He would plan his whole morning the night before, set multiple alarms and still have trouble falling asleep for fear of running late, even though his parents kindly assured him they would drive him to school if necessary.
One day his grandma called the little boy with an idea: Miss the bus, she told him. Miss it on purpose and just see what happens.
He tried it. Not much happened, of course. His parents drove him to school and he arrived on time and the day was utterly, beautifully unremarkable. Slowly but surely, Kim said, his bus fear is subsiding.
This struck me as a brilliant approach, and I wondered if I should start employing it for my own anxieties — and my children’s.
Its applications are limited, of course. My daughter is afraid of tornadoes. I can’t exactly introduce a tornado into our lives, especially with the intent of proving they’re not really that bad.
But what about those nagging fears that wield way too much power in our lives: fear of rejection, fear of saying what needs to be said, fear of spiders?
“It depends on the anxiety someone is talking about,” Ness told me.
“For irrational fear, that type of behavioral therapy is very effective because you’re challenging yourself,” Ness said. “You have this core belief, ‘If I do A, B is going to happen.’ When you challenge yourself, you’re giving proof to yourself that B won’t happen. One hundred people can tell you nothing bad is going to happen, but until you’ve been in the situation, you don’t have proof.”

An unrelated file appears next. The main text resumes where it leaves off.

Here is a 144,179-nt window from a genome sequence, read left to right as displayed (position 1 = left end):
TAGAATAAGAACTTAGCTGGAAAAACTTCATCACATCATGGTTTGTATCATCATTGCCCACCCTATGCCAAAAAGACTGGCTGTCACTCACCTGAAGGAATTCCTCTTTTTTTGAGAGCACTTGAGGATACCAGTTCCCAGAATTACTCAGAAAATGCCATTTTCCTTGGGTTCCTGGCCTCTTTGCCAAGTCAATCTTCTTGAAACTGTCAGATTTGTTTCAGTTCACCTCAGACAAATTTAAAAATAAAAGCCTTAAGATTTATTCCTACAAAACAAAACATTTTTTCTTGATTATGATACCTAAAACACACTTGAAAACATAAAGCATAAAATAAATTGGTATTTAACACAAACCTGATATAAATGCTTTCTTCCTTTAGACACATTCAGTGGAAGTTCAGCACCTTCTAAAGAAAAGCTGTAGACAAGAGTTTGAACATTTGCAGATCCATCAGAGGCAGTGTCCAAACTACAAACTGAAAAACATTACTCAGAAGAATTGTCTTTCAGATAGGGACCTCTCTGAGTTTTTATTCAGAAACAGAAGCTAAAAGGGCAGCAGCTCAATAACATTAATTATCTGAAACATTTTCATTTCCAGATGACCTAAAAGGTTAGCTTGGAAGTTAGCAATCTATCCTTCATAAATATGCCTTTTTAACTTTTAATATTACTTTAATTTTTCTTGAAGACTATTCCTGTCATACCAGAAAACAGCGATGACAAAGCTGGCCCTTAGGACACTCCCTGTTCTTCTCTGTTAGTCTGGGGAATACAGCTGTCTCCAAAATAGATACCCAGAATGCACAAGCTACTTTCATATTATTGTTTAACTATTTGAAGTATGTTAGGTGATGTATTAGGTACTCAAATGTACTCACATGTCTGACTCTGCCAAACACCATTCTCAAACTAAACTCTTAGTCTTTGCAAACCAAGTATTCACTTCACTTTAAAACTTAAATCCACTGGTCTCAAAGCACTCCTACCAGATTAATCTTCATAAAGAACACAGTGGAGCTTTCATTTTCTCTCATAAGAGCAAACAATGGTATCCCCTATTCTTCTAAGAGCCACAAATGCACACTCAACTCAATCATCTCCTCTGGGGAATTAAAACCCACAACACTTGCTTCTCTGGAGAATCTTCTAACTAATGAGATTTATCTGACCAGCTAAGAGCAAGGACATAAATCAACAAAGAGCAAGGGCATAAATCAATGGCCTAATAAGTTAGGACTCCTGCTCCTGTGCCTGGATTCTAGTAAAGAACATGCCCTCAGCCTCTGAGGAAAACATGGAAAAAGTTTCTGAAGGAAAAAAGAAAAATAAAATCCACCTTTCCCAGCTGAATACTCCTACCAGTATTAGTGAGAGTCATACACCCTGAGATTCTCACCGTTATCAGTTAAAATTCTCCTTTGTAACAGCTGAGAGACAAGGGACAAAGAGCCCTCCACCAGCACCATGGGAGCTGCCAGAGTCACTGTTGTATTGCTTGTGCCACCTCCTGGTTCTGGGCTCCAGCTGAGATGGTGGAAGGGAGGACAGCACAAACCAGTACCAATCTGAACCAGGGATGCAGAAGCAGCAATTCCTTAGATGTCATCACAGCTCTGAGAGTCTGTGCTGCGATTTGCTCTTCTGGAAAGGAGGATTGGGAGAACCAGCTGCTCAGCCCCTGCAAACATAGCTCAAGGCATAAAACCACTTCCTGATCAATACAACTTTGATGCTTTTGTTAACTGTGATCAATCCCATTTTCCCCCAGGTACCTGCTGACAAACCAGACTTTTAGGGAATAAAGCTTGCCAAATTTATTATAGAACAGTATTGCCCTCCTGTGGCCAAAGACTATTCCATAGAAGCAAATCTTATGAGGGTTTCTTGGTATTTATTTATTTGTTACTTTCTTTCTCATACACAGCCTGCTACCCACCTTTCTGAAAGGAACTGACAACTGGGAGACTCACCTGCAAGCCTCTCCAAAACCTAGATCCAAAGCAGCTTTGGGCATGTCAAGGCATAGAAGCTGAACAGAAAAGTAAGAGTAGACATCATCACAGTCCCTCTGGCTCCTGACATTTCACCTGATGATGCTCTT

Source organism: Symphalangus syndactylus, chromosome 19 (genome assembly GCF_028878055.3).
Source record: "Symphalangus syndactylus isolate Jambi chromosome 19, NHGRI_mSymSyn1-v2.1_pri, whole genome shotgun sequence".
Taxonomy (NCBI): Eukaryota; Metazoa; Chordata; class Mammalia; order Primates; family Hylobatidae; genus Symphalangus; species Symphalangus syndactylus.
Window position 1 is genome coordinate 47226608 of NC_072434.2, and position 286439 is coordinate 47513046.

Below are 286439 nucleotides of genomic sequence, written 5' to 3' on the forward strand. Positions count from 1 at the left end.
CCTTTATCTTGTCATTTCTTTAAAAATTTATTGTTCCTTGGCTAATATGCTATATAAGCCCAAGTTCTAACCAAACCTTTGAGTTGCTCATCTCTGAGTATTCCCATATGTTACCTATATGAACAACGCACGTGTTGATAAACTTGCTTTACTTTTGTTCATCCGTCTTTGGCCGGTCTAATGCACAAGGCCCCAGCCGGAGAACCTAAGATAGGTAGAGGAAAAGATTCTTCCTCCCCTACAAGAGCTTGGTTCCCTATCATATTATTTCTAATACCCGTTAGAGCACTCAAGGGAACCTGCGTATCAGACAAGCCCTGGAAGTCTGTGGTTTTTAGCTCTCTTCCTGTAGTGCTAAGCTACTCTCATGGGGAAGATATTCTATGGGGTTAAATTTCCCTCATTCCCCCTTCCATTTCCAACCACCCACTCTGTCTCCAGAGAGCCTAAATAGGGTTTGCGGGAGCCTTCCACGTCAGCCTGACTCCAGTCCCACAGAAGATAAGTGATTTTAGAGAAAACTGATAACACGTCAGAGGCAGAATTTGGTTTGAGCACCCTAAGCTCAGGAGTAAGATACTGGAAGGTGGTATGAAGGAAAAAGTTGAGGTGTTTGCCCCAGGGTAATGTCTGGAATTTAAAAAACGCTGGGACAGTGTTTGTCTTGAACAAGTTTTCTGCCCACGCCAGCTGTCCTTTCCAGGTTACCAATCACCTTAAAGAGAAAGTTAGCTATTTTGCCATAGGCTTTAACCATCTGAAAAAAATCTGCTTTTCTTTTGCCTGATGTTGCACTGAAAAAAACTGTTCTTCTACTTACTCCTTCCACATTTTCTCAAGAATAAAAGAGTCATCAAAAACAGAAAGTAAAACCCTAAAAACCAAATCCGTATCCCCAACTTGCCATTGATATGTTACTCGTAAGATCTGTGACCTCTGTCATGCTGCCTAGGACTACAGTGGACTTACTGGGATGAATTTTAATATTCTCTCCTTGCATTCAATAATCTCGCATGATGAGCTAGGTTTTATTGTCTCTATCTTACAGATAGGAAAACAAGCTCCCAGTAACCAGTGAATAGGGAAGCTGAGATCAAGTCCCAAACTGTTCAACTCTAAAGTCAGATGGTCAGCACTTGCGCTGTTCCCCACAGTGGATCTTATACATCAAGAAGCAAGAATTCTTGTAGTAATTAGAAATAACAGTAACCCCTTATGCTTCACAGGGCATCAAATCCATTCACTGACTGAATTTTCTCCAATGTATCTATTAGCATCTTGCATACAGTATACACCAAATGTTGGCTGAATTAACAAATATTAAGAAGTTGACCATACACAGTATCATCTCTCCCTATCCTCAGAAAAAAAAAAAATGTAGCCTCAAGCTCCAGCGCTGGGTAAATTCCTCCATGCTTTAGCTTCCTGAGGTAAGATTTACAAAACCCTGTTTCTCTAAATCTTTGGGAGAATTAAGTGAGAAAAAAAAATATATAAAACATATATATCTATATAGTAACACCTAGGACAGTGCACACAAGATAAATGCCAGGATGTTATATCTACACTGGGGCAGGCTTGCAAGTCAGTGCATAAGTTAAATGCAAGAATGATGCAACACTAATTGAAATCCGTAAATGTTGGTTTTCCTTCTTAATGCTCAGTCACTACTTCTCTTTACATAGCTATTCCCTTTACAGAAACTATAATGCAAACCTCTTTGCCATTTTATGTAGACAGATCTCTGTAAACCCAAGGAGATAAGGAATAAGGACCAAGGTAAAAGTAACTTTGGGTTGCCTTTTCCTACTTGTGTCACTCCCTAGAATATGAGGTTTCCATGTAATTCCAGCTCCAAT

People who are afraid to fly, for example, respond well to this approach.
So missing the school bus: Irrational fear, right? Good approach?
“When I was young, I was diagnosed with obsessive compulsive disorder, doing these ritualistic behaviors that don’t make a lot of sense,” Ness said. “I had to go in and out of a room four times. I had to get in and out of bed four times. If I didn’t do these things, I was convinced something bad would happen to my family.”
“But my anxiety came out in different ways,” she said. “I became a perfectionist: I had to be valedictorian; I had to be the fastest runner; I had to be the best softball player.”
The parents of the boy who was afraid to miss the bus would be wise to make sure his core anxiety has been addressed, Ness said.
“Missing the bus is so specific, but where is that anxiety coming from?” she asked.
If it’s larger than just the bus, it will probably come out in different ways.
Suddenly “I hate school” reveals itself to be more nuanced: “School’s not all bad, but I hate being put on the spot, and I don’t always understand the material.”
Once you know the root of the anxiety, you can more effectively help your child work through it. If it doesn’t subside, Ness said, it’s worth discussing with your child’s pediatrician.
I think a similar dialogue is worth running our own fears through. What will happen if I finally launch a long-overdue conversation with my spouse/boss/sister? What am I actually afraid of? Which possible consequence scares me most?
We may find that our fears have become a reflex — a place our mind goes out of habit, more than anything. Which is different, of course, from acute, paralyzing anxiety.
But for the nagging, irrational stuff, I’m going to try to follow that little boy’s lead and miss the metaphorical bus.
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